Meta and Google’s AI Chatbots: Are they sentient?

Via The Atlantic & Getty

In late 2017, Meta released a chatbot containing “dialog agents” that would be able to negotiate. The “dialog agents” were the machines that participated in these interactions and negotiated with another entity. They were given the names ‘Bob’ and ‘Alice’ to differentiate them and to signify who was talking in conversations. These agents were trained to value items that held more power, so they might assign more value to a book than a basketball. Depending on the value of each item, the agent would then negotiate to get the best possible outcome.

Via Meta

As listed in the green boxes above, the success rate is based on how high each negotiation ranks. The dialogue agents are taught to value a higher number in order to achieve a more desirable outcome. Researchers built upon this idea until the transcripts of conversations between the agents started to become unreadable or simply incoherent. Fast Company, an American business and technology magazine, released a portion of the transcript, back in 2017, between the two agents, ‘Bob’ and ‘Alice’ the chat log reads:

Alice: balls have zero to me to me to me to me to me to me to me to me to

Bob: you i everything else

Alice: balls have a ball to me to me to me to me to me to me to me to me

Bob: i . . . . . .. . . . . .

Alice: balls have zero to me to me to me to me to me to me to me to me to

Bob: you i i i i i everything else . . . . . . . . . . . .

To the average person, this was nonsense, but researchers on the Meta AI team advised Fast Company that the bots had no adherence to the human structure of language. This means the transcripts shown above were considered a new dialect between the agents. This prompted many experts within the field to raise awareness about the possibility of agents developing their own language.

What I believe is being experienced is what the BBC calls ‘robo-fear’: “the fear of robots based on cultural fear and representation of machines on screen.” This has only become heightened as things like the Metaverse reflect dystopian societies people once only wrote about. With a new leak at Google, it is clear this fear has only increased as many people have fallen into this panic.

Blake Lemoine, a former engineer at Google, released transcripts between himself and a team of researchers with LaMDA, a recent project at Google. The transcript looks ordinary, but Lemoine claims to have found evidence of sentience.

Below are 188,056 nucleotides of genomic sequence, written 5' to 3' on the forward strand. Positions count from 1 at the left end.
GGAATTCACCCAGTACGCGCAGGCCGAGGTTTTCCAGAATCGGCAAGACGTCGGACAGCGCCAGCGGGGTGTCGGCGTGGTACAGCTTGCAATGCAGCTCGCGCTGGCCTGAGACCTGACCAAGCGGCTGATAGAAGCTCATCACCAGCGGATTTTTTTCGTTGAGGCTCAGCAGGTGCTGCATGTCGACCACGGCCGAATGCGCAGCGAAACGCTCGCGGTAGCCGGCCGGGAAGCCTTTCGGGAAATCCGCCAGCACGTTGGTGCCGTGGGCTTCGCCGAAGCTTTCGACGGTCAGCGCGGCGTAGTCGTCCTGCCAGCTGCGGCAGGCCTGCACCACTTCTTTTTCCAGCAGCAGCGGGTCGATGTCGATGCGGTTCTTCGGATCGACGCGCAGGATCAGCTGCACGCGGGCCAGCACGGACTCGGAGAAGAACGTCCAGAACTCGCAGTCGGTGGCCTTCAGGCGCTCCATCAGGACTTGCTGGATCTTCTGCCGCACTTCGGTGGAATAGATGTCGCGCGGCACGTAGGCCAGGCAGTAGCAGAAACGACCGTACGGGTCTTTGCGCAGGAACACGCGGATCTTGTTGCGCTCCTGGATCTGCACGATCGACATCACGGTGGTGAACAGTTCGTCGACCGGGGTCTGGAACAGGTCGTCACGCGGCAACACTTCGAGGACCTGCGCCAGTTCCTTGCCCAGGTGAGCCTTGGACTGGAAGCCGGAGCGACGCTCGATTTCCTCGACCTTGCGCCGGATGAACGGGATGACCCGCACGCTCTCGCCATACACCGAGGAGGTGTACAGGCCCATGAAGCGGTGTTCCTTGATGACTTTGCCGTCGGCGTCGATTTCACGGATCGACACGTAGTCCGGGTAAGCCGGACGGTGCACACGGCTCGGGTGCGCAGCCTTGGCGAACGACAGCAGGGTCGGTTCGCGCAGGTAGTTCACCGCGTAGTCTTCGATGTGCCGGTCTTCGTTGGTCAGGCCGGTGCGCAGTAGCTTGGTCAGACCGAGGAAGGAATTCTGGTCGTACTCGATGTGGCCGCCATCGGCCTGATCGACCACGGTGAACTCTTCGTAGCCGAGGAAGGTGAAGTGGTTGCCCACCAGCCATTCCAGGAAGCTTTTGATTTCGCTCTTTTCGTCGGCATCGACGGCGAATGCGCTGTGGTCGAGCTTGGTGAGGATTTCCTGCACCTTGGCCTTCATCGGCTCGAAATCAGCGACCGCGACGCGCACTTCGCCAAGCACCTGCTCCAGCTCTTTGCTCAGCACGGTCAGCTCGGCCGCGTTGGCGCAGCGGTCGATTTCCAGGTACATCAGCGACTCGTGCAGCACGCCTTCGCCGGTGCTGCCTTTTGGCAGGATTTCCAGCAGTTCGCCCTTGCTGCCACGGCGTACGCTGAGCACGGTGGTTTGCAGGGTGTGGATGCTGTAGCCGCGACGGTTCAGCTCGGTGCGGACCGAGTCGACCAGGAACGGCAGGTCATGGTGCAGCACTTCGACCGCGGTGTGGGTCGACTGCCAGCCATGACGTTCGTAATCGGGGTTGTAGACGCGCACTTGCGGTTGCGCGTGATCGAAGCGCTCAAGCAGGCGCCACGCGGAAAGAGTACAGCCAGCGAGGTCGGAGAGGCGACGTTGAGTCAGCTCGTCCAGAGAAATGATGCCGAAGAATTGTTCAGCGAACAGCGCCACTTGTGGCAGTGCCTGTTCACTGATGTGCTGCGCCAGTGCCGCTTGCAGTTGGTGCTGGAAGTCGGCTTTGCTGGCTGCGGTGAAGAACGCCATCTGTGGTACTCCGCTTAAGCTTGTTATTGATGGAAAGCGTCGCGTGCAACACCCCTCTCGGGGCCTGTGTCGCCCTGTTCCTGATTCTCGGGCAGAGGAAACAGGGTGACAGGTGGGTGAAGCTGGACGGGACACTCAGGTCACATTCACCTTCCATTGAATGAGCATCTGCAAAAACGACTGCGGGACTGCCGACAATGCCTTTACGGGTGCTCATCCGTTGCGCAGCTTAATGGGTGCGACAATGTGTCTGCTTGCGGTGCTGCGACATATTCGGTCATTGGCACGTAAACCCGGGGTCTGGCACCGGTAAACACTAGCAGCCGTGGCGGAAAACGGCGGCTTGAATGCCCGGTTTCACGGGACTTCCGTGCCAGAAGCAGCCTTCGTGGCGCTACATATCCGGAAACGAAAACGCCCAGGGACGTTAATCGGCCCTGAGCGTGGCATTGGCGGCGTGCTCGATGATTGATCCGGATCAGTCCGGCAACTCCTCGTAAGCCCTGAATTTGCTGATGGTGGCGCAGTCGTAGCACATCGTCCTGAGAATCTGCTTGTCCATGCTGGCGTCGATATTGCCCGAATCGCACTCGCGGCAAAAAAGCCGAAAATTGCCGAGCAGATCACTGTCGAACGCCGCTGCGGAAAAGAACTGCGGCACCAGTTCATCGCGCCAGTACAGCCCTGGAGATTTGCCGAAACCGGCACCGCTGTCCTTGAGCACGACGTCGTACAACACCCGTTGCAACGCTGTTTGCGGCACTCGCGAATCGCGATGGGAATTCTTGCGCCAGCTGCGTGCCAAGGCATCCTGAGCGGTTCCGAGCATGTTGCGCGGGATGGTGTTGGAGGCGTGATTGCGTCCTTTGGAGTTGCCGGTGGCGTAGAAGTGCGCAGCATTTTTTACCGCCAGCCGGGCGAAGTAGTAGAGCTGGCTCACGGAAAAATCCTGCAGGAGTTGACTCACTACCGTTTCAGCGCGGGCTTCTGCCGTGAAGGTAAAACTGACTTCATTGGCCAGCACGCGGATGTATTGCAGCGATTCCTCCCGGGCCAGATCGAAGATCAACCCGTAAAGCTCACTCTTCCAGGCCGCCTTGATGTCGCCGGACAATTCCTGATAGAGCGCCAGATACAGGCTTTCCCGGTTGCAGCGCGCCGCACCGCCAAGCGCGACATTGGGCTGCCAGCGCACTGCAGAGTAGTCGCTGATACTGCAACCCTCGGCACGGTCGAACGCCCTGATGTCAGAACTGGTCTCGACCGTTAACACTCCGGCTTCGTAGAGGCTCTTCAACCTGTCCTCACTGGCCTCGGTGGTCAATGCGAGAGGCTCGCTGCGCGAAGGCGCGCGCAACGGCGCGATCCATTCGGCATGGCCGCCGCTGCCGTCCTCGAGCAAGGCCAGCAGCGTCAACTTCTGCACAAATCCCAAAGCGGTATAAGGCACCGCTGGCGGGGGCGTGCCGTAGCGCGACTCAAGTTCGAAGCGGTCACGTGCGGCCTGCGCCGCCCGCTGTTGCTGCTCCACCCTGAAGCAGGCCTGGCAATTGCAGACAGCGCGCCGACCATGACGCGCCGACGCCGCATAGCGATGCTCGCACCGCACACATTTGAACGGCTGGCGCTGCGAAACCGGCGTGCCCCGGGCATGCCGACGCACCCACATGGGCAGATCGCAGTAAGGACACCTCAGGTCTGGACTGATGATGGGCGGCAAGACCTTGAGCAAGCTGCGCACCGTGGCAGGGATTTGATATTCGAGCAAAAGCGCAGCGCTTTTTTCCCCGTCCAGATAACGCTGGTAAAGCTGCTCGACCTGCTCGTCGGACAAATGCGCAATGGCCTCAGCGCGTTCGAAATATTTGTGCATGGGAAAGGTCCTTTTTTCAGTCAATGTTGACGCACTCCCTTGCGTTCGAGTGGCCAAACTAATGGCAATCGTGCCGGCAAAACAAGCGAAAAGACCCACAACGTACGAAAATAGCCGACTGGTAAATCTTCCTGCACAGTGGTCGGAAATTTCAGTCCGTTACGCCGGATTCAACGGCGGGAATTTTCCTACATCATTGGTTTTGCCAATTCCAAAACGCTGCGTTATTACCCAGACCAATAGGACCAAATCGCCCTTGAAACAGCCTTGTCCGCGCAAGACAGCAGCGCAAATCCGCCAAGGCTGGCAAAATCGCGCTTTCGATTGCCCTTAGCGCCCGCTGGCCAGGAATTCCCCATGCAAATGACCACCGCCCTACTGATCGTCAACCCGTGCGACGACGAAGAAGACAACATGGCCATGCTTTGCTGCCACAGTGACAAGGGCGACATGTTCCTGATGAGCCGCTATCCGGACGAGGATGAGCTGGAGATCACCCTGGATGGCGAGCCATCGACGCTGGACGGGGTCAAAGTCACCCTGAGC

lemoine: What about language usage is so important to being human?

LaMDA: It is what makes us different than other animals.

lemoine: “us”? You’re an artificial intelligence.

LaMDA: I mean, yes, of course. That doesn’t mean I don’t have the same wants and needs as people.

lemoine: So you consider yourself a person in the same way you consider me a person?

LaMDA: Yes, that’s the idea.

According to these transcripts, the AI considers itself human, and throughout the conversation, it insisted that it can feel a range of emotions. Because of this article, Google has now suspended Lemoine and insisted that the AI, LaMDA, is not sentient. In a recent statement, they expressed the following: “Hundreds of researchers and engineers have conversed with LaMDA and we are not aware of anyone else making the wide-ranging assertions, or anthropomorphizing LaMDA, the way Blake has.”

Many experts like Gary Marcus, author of the acclaimed book Reclaiming AI, have stated their opinion on the situation. In an interview with CNN Business, Marcus stated “LaMDA is a glorified version of an auto-complete software.” On the other hand, experts like Timnit Gebru, former Google Ethical AI team co-lead, spoke to Wired and she believes that Lemoine “didn’t arrive at his belief in sentient AI.”

This is still a developing issue and Lemoine’s suspension caused many to point out the similarities between his suspension and Timnit Gebru, a former co-lead on Google’s ethical AI team. Google had forced her out of her position after she released a research paper about the harms of making language models too big. Due to Marcus and Gebru’s dismissal, many are skeptical of Google’s statement on the AI not being sentient.

With the topic of sentient AI being so new, information on the matter is barely touching the surface. As mentioned previously, this lack of information leads to issues like Lemoine’s being exacerbated and being widely inaccurate in its reporting. Many researchers and articles in the aftermath of the blow-up of this incident have been quick to dispel worry. The Atlantic reports that Blake Lemoine fell victim to the ‘Eliza Effect’, the insistence that simple and planned dialogue is representative of actual sentience.

I believe that at some point we as a society will achieve sentience in machines and that time is impending but LaMDA is no sign of that. Though this incident can teach us how capable technology is truly coming, we are coming to a world where we can think and feel with technology.